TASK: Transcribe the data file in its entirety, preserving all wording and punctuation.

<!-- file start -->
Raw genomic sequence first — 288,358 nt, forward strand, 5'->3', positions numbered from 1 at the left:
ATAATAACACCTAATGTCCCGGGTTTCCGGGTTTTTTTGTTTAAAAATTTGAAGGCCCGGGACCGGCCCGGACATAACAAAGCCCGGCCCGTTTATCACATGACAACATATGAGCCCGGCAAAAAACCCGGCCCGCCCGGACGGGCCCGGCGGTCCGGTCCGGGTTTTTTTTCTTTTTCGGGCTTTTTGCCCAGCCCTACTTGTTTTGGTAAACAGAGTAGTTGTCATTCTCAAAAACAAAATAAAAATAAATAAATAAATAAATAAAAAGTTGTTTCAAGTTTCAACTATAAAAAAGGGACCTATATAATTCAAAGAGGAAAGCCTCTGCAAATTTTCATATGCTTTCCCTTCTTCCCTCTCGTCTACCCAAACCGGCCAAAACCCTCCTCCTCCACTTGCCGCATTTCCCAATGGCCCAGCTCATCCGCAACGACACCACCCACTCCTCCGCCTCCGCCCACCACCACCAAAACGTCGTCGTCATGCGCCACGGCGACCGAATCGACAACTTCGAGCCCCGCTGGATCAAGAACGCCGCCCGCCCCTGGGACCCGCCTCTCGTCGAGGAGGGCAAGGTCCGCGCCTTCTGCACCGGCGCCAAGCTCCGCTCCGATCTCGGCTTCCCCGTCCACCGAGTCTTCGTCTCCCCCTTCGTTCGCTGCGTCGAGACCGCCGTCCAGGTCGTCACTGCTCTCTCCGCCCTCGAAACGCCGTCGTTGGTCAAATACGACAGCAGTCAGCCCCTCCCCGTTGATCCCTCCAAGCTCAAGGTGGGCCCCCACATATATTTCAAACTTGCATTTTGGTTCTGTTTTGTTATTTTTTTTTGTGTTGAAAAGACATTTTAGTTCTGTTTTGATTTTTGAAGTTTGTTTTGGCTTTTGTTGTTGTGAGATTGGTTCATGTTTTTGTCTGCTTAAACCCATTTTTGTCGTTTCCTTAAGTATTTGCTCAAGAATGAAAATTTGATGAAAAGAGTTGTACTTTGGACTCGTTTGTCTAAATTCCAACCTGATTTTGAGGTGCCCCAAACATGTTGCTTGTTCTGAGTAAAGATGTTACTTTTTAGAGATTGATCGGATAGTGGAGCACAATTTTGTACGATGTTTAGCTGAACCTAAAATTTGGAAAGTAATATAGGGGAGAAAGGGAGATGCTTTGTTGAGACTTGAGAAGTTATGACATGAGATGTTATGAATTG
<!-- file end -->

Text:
Raw genomic sequence first — 288,358 nt, forward strand, 5'->3', positions numbered from 1 at the left:
ATAATAACACCTAATGTCCCGGGTTTCCGGGTTTTTTTGTTTAAAAATTTGAAGGCCCGGGACCGGCCCGGACATAACAAAGCCCGGCCCGTTTATCACATGACAACATATGAGCCCGGCAAAAAACCCGGCCCGCCCGGACGGGCCCGGCGGTCCGGTCCGGGTTTTTTTTCTTTTTCGGGCTTTTTGCCCAGCCCTACTTGTTTTGGTAAACAGAGTAGTTGTCATTCTCAAAAACAAAATAAAAATAAATAAATAAATAAATAAAAAGTTGTTTCAAGTTTCAACTATAAAAAAGGGACCTATATAATTCAAAGAGGAAAGCCTCTGCAAATTTTCATATGCTTTCCCTTCTTCCCTCTCGTCTACCCAAACCGGCCAAAACCCTCCTCCTCCACTTGCCGCATTTCCCAATGGCCCAGCTCATCCGCAACGACACCACCCACTCCTCCGCCTCCGCCCACCACCACCAAAACGTCGTCGTCATGCGCCACGGCGACCGAATCGACAACTTCGAGCCCCGCTGGATCAAGAACGCCGCCCGCCCCTGGGACCCGCCTCTCGTCGAGGAGGGCAAGGTCCGCGCCTTCTGCACCGGCGCCAAGCTCCGCTCCGATCTCGGCTTCCCCGTCCACCGAGTCTTCGTCTCCCCCTTCGTTCGCTGCGTCGAGACCGCCGTCCAGGTCGTCACTGCTCTCTCCGCCCTCGAAACGCCGTCGTTGGTCAAATACGACAGCAGTCAGCCCCTCCCCGTTGATCCCTCCAAGCTCAAGGTGGGCCCCCACATATATTTCAAACTTGCATTTTGGTTCTGTTTTGTTATTTTTTTTTGTGTTGAAAAGACATTTTAGTTCTGTTTTGATTTTTGAAGTTTGTTTTGGCTTTTGTTGTTGTGAGATTGGTTCATGTTTTTGTCTGCTTAAACCCATTTTTGTCGTTTCCTTAAGTATTTGCTCAAGAATGAAAATTTGATGAAAAGAGTTGTACTTTGGACTCGTTTGTCTAAATTCCAACCTGATTTTGAGGTGCCCCAAACATGTTGCTTGTTCTGAGTAAAGATGTTACTTTTTAGAGATTGATCGGATAGTGGAGCACAATTTTGTACGATGTTTAGCTGAACCTAAAATTTGGAAAGTAATATAGGGGAGAAAGGGAGATGCTTTGTTGAGACTTGAGAAGTTATGACATGAGATGTTATGAATTG